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MartinFransson

Rosette to Cone widefield mosaic

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Started this in 2017 and finally got some O3 for my mosaic of the Monoceros area.

Two panels of Ha and O3, combined to look more like an RGB image.

Ha: 27+27*5 minutes
O3: 29+31*5 minutes

Ha collected at f/2.8, O3 at f/4 for tighter stars. Samyang 135mm lens.

Thinking about collecting some LRGB but I find it hard to blend that in without the stars overpowering the image. Thoughts?

Ha_27-27x5_O3_29-31x5_Image35_edit_3kpx.jpg

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25 minutes ago, MartinFransson said:

Thinking about collecting some LRGB but I find it hard to blend that in without the stars overpowering the image. Thoughts?

I think that following approach is worth a try (you can even try it out with this data set to see how you like it):

Make starless version of both OIII and Ha with starnet++ and combine them to produce color version of nebulosity. From Ha stretched version and it's starless counterpart extract stars (subtract layers).

In this version just layer stars on top of combined nebulosity with lighten blend mode (this will give you pure white stars).

In RGB version collect only RGB data as you won't need luminance. Use stars only as luminance and do RGB ratio to transfer color to those stars. Again, transfer RGB colorful stars on top of above nebulosity.

In both bases (with RGB and without) your stars will be as tight as in Ha image, and in most cases those stars tend to be fairly tight.

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23 minutes ago, vlaiv said:

I think that following approach is worth a try (you can even try it out with this data set to see how you like it):

Make starless version of both OIII and Ha with starnet++ and combine them to produce color version of nebulosity. From Ha stretched version and it's starless counterpart extract stars (subtract layers).

In this version just layer stars on top of combined nebulosity with lighten blend mode (this will give you pure white stars).

In RGB version collect only RGB data as you won't need luminance. Use stars only as luminance and do RGB ratio to transfer color to those stars. Again, transfer RGB colorful stars on top of above nebulosity.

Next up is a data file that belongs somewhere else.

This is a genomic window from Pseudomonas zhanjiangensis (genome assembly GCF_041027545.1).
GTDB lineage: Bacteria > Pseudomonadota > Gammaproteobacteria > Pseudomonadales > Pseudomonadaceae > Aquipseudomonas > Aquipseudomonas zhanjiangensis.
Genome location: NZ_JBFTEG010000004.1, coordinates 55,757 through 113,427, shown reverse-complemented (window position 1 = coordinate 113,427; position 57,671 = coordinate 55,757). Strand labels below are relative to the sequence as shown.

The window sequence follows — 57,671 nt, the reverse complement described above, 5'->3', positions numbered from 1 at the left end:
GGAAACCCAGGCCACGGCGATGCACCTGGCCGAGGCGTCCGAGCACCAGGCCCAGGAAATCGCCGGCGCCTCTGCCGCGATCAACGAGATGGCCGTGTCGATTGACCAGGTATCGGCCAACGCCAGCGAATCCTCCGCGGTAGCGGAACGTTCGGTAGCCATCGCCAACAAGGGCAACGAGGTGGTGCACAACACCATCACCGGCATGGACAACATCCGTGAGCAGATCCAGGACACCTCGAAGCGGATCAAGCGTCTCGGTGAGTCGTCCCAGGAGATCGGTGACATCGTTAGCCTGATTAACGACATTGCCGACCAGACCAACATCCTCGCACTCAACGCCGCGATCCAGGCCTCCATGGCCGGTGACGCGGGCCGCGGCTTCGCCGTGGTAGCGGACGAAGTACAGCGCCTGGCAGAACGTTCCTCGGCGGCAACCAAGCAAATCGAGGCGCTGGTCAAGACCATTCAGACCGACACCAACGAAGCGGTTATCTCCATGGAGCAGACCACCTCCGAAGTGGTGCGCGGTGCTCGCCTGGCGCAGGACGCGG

In both bases (with RGB and without) your stars will be as tight as in Ha image, and in most cases those stars tend to be fairly tight.

Thank you! I´m not sure I follow what you mean by "do RGB ratio to transfer color to those stars" but I´ll give it a try :) I use Pixinsight and Photoshop.

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3 minutes ago, MartinFransson said:

Thank you! I´m not sure I follow what you mean by "do RGB ratio to transfer color to those stars" but I´ll give it a try :) I use Pixinsight and Photoshop.

It's fairly simple technique. I'll describe it in "pixel math" terms, but you can accomplish it in Photoshop with layers as well.

You take your R, G and B subs, wipe them (this is not needed if you aim only for star color, but if you do regular LRGB composing - it should be done) - meaning remove background and gradients from LP, and do color balance (however you do it - whether it is single star / multiple star color calibration or color ratio or whatever).

Next thing you do is add small offset to each of channels. It needs to be same and needs to be just enough so it moves all pixel values to be positive (this is in case that your wipe puts background at 0 and due to noise there are some negative values, you don't want any negative values in any of your subs, and also adding small offset reduces color saturation of background which is good thing as it reduces color noise in background sky if you do full LRGB image - again, not as important for stars only).

Then you stack those three channels with max function (not average but max). Next you divide each of colors with this max stack. This has prepared your color data for "transfer".

Next you take your stretched luminance layer and just simply multiply it with each of color ratio channels to give you proper R, G and B channel of final image. Btw - stretched luminance needs to be in 0-1 range, and above process of creating ratios will certainly put each ratio sub in 0-1 range.